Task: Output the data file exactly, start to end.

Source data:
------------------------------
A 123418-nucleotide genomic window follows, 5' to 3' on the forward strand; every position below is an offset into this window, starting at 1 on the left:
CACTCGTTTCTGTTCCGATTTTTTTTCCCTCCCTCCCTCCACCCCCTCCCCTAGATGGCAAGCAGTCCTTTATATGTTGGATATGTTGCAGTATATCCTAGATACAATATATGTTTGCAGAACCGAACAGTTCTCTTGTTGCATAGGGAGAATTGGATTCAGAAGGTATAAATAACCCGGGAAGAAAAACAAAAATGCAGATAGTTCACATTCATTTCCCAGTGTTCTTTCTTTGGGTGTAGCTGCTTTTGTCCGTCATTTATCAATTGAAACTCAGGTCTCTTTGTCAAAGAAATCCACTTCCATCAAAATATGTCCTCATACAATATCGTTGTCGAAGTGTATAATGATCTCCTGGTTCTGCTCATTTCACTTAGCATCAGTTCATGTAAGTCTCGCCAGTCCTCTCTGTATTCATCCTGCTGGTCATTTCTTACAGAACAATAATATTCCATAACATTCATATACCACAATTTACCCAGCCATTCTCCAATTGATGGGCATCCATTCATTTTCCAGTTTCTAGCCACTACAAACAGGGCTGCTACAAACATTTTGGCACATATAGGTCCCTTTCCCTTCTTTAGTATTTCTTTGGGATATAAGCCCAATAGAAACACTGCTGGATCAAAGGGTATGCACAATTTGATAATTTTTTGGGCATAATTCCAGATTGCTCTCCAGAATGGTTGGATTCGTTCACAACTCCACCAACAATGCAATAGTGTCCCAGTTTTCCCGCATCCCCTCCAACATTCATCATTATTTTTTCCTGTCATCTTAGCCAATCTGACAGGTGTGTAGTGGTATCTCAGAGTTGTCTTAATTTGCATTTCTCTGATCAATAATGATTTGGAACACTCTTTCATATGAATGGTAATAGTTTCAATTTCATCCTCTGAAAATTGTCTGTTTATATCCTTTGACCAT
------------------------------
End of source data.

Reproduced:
A 123418-nucleotide genomic window follows, 5' to 3' on the forward strand; every position below is an offset into this window, starting at 1 on the left:
CACTCGTTTCTGTTCCGATTTTTTTTCCCTCCCTCCCTCCACCCCCTCCCCTAGATGGCAAGCAGTCCTTTATATGTTGGATATGTTGCAGTATATCCTAGATACAATATATGTTTGCAGAACCGAACAGTTCTCTTGTTGCATAGGGAGAATTGGATTCAGAAGGTATAAATAACCCGGGAAGAAAAACAAAAATGCAGATAGTTCACATTCATTTCCCAGTGTTCTTTCTTTGGGTGTAGCTGCTTTTGTCCGTCATTTATCAATTGAAACTCAGGTCTCTTTGTCAAAGAAATCCACTTCCATCAAAATATGTCCTCATACAATATCGTTGTCGAAGTGTATAATGATCTCCTGGTTCTGCTCATTTCACTTAGCATCAGTTCATGTAAGTCTCGCCAGTCCTCTCTGTATTCATCCTGCTGGTCATTTCTTACAGAACAATAATATTCCATAACATTCATATACCACAATTTACCCAGCCATTCTCCAATTGATGGGCATCCATTCATTTTCCAGTTTCTAGCCACTACAAACAGGGCTGCTACAAACATTTTGGCACATATAGGTCCCTTTCCCTTCTTTAGTATTTCTTTGGGATATAAGCCCAATAGAAACACTGCTGGATCAAAGGGTATGCACAATTTGATAATTTTTTGGGCATAATTCCAGATTGCTCTCCAGAATGGTTGGATTCGTTCACAACTCCACCAACAATGCAATAGTGTCCCAGTTTTCCCGCATCCCCTCCAACATTCATCATTATTTTTTCCTGTCATCTTAGCCAATCTGACAGGTGTGTAGTGGTATCTCAGAGTTGTCTTAATTTGCATTTCTCTGATCAATAATGATTTGGAACACTCTTTCATATGAATGGTAATAGTTTCAATTTCATCCTCTGAAAATTGTCTGTTTATATCCTTTGACCAT